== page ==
locking the firewall
Dynamic firewall configuration by application can now be locked down completely, or limited to a whitelist. The whitelist can contain commands, users, UIDs, and selinux contexts.
To lock down the firewall, set `Lockdown=yes` in `/etc/firewalld/firewalld.conf`
Whitelist definitions are kept in `/etc/firewalld/lockdown-whitelist.xml`. This example whitelist allows `firewall-cmd` to configure the firewall:
<whitelist> <command name="/usr/bin/python /usr/bin/firewall-cmd" </whitelist>
The firewall must be reloaded to refresh the whitelist:
configuring the firewall
Configuring firewalld is now possible using high level, human readable language. firewalld's XML rule definitions make advanced configuration easy. For more information, read the feature page at http://fedoraproject.org/wiki/Features/FirewalldRichLanguage .
The latest versions of the popular nameserver `bind` and dhcp server `dhcpd` server are now available for Fedora. The BIND10 suite features include a RESTful configuration API and sqlite database backend for `named` and SQL backend for `dhcpd`.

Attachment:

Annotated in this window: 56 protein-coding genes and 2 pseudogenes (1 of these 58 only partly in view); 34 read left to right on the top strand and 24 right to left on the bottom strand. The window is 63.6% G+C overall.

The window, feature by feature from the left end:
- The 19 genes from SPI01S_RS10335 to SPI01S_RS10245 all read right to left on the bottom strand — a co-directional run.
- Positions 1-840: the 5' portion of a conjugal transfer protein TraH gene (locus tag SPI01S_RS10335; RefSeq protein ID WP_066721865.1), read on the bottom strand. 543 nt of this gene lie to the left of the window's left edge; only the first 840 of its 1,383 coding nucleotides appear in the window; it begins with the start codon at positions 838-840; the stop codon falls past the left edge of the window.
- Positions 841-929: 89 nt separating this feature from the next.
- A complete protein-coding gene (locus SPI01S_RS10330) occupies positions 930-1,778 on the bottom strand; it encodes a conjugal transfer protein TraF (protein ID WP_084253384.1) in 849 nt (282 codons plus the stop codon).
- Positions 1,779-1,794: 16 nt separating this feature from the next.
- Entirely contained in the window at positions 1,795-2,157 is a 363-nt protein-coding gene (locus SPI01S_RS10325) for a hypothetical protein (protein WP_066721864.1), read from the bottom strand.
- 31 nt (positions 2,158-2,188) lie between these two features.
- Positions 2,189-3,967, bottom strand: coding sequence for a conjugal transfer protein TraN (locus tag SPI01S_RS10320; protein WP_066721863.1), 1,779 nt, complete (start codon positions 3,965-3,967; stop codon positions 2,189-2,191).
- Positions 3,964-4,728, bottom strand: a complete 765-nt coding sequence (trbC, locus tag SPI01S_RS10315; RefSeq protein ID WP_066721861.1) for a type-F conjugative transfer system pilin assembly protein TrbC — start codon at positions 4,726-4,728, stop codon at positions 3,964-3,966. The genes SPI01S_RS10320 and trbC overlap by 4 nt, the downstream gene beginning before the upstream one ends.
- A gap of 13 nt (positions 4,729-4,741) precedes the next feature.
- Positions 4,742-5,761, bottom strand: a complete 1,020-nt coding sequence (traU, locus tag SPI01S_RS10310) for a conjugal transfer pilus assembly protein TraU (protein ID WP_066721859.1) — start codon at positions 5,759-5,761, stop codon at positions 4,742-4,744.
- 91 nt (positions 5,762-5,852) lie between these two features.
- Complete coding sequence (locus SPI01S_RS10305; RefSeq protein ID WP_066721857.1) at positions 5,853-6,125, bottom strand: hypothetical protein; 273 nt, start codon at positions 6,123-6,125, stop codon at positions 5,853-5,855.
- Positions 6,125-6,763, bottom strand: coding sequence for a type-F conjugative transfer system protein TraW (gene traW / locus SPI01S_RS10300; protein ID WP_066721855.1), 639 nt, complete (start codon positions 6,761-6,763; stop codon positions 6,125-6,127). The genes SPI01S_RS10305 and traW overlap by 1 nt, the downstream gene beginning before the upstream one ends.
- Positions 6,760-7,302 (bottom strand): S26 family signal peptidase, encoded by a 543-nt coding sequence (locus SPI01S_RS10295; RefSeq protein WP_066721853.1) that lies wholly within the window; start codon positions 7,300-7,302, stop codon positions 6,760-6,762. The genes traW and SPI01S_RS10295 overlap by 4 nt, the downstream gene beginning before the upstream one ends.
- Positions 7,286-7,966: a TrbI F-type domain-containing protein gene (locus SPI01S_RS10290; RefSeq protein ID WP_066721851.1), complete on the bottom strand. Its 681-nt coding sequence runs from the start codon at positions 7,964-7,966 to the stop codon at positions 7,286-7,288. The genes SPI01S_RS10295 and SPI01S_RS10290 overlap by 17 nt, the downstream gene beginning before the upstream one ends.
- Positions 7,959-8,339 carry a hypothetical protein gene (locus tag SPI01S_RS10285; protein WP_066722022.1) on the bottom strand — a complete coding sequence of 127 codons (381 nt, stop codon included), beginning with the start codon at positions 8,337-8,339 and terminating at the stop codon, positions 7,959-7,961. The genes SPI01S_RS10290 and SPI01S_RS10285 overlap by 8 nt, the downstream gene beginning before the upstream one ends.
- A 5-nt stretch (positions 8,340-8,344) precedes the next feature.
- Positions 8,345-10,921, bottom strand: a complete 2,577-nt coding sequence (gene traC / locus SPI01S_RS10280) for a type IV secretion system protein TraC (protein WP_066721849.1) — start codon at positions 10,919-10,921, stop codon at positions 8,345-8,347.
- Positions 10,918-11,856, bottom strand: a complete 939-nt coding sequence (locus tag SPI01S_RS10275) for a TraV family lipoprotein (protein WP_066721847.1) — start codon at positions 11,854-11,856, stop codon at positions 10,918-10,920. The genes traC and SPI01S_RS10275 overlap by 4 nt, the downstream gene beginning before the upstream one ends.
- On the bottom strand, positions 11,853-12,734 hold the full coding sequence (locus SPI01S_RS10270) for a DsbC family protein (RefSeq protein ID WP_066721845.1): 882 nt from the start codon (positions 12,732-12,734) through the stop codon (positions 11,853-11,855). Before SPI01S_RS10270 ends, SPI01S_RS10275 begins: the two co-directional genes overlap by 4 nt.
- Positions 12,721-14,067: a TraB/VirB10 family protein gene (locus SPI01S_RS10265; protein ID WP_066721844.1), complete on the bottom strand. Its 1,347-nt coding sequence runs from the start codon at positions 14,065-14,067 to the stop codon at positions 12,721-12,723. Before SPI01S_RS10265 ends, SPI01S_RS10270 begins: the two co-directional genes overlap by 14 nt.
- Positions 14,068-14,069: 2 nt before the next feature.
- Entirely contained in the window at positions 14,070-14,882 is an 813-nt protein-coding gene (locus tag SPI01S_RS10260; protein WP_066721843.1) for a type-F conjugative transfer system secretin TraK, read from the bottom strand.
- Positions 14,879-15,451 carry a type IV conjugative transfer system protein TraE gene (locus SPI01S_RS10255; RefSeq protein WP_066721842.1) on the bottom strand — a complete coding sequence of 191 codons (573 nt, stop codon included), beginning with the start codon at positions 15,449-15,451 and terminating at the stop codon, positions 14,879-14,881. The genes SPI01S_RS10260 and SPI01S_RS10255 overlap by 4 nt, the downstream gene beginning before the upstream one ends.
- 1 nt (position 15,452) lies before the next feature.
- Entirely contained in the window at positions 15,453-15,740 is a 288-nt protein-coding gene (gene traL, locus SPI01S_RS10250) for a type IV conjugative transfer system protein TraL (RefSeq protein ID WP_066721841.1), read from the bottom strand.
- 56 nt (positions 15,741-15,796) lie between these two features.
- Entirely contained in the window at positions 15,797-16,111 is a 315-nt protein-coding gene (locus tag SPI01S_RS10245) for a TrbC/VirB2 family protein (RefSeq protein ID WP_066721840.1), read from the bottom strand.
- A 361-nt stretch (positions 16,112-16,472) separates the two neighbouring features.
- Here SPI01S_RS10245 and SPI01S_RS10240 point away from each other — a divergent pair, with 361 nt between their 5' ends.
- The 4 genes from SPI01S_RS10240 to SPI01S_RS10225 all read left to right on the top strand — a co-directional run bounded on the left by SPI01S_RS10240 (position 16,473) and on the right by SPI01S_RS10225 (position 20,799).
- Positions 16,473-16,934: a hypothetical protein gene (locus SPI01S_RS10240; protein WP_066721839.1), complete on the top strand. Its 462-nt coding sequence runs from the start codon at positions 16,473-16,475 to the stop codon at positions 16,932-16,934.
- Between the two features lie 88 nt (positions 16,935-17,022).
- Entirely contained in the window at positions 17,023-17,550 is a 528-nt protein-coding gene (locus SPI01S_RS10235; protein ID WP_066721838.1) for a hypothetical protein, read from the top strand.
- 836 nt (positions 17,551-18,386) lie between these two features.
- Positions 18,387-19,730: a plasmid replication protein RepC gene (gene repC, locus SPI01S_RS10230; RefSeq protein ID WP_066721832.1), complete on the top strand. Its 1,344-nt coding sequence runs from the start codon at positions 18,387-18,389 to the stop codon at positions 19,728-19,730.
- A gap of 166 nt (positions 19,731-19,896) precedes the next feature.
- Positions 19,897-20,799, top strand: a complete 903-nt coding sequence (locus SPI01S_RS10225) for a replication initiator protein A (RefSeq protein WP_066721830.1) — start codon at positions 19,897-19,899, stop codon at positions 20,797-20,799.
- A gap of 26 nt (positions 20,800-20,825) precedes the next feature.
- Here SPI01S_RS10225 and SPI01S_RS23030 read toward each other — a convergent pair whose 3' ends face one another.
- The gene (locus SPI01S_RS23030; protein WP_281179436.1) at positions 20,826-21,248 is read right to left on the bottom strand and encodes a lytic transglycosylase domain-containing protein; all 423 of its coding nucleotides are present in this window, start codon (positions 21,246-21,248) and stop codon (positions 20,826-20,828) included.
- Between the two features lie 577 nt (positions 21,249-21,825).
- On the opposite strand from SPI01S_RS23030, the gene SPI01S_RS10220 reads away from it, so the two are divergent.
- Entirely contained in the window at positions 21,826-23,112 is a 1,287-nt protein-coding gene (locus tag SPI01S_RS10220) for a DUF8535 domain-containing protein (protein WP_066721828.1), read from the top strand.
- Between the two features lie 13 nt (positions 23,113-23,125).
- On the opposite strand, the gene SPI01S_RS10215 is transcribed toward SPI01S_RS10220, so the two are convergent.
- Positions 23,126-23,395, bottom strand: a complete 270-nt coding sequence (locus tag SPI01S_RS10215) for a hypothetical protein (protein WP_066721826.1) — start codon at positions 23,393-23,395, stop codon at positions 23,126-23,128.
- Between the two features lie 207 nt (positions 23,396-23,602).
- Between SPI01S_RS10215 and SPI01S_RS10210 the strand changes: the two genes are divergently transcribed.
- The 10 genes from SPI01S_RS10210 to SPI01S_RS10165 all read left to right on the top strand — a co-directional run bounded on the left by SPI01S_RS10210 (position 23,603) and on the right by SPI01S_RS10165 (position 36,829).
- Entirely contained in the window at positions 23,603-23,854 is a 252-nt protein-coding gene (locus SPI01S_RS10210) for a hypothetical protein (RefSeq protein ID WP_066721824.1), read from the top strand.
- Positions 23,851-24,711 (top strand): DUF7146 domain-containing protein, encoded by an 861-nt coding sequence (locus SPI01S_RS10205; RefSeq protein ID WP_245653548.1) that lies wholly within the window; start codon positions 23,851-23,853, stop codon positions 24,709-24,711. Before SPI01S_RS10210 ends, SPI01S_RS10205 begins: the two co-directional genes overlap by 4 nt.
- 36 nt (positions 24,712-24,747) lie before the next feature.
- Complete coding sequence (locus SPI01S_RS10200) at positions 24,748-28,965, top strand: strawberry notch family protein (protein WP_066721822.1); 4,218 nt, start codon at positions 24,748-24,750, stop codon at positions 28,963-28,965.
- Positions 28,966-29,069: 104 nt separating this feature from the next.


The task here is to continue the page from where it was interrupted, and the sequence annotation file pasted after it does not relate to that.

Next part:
For more information, consult the `bind10` manual at http://bind10.isc.org/docs/bind10-guide.html .
stable network interface naming
The udevd service has a long history of providing predictable names for block devices and others. Fedora will now also use udev naming for network interfaces by default, providing more reliable interface names on systems with multiple network devices. Alternative naming schemes, such as custom udev rules or biosdevname, will override this default. Users upgrading from previous releases may need to update the device names referenced in `/etc/system/network-scripts`, although in most cases `biosdevname` will continue to manage naming.
For more information, read http://www.freedesktop.org/wiki/Software/systemd/PredictableNetworkInterfaceNames .